Contemporary Russian Map, with Vanner’s annotations to identify batteries etc.
Virago’s reconnaissance complete, the allied force advanced to bombard the town on August 31st. Proceedings were opened by Rear-Admiral Price going below and shooting himself – whether deliberately or by accident, is unknown – leaving British command to devolve to Captain Nicholson of HMS Pique. The bombardment was suspended but on September 4th the force returned, Virago in the lead, followed by La Fort, President and Pique which were to concentrate fire on Battery No.1 while Eurydice and Obligado took on Battery No.3.
HMS Pique – one of the last sailing frigates, obsolescent when built in 1836
The bombardment proved successful and both batteries were silenced (an unusual occurrence when ships were pitted against shore batteries – indeed Nelson himself had warned that “A ship’s a fool to fight a fort”). Engaging Battery No2 on the sand spit closing off the inner harbour was however a more difficult proposition since insufficient room was available to being all the Allied ships’ guns to bear on it. Taking the town therefore meant landing men. It was however shut in by high hills on almost all sides and the only vulnerable point was in the south, outside the harbour, where a small valley opened out on land bordering the bay (see old Russian map above).
Petropavlovsk under bombardment – a contemporary impression
A landing party of some 680 British and French seamen and marines was hurriedly assembled and sent on shore in boats. The landing was unopposed and the Anglo-French force thrust inland in a straggling, ill-coordinated manner. The ground ahead, rising towards a ridge, was littered with scattered bushes and trees, behind which Cossack sharpshooters had been positioned. They opened a withering fire and picked off nearly every Allied officer. The men, not seeing their enemy and having lost their leaders, fell back in panic-stricken disorder. Many had lost their orientation in the brush and a series of small, vicious combats followed, some of the landed force being most likely shot accidently by their own side. A number fled up a hill at the rear of the town and were hunted down mercilessly by the Cossacks while others died by falling over the steep cliff on one side of the hill. The guns of La Fort, Virago and Obligado covered the main retreat to the boats, but it was clearly a major defeat. The butcher’s bill was 107 British and 101 French dead or wounded out of the 680 landed. The Russians lost half these numbers and held the field. Allied defeat was total.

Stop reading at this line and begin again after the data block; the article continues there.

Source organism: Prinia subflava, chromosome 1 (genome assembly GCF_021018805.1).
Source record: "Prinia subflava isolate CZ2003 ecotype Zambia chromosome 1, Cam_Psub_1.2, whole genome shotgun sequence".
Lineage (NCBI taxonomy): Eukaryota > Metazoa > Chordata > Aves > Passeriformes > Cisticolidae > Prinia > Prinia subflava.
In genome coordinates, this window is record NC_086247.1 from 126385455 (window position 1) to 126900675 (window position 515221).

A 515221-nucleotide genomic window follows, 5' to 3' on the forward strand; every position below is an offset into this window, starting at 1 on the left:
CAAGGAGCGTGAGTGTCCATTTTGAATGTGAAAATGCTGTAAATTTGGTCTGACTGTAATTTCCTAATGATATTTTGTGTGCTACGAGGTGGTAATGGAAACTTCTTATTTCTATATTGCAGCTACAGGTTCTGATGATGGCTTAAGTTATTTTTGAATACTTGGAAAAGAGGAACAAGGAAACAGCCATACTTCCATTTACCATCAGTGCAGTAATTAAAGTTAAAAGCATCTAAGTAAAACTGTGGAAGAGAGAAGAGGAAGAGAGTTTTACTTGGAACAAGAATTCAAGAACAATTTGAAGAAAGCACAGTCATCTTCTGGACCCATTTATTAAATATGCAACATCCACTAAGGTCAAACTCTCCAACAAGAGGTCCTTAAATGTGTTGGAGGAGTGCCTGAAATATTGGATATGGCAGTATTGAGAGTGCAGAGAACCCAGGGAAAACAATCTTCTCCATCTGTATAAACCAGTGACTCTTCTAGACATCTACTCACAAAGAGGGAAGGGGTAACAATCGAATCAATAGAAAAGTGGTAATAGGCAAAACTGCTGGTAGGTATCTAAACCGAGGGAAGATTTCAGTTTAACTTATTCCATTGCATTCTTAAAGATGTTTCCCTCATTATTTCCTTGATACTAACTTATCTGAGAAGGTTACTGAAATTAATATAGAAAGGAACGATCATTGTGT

There was nothing to be done by the Allies to withdraw, smarting. The winter made the prospect of further action unattractive but a return in force was soon being planned for the following year. Unknown to allies they Russians had decided – wisely – that Petropavlovsk was of little value to themselves, and a potential liability for the Allies, should they take it. Accordingly, in early 1855, the Russian garrison was evacuated.
The Allies were meanwhile assembling a more massive force, with ships assigned to it from the China station. The new commander, Rear Admiral Bruce, organised supplies in Hawaii and a huge supply depot and hospital was organised at Esquimalt, near Vancouver to provide further support. On May 30th 1855 the combined Anglo-French flotilla arrived back at Petropavlovsk in thick fog and took up positions in anticipation of an attack. When they fog cleared two days later reconnaissance revealed the town as deserted. Bruce’s force occupied it without a shot being fired. It was to hold the city until the war came to an end in 1856.
Russian cannon of Battery No.3 looking out over the Bay of Avatcha today
The repulse of the Allies at Petropavlovsk was the only Russian success on any front in the Crimean War and as such is remembered better there than in the West. At a tactical level the operation had more in common with the Napoleonic period – sailing vessels, broadside muzzle-loading artillery, improvised landings – than with the era then dawning. The ironclad would arrive within a decade and, fast in its wake, breech-loaders, torpedoes, efficient steam power and ever-improving armour. At a strategic level the operation, whether a tactical success or failure, could only represent a dead-end squandering of lives and resources.
For Britain and France Petropavlovsk was an embarrassment. And that is, perhaps, why we have heard so little of it since.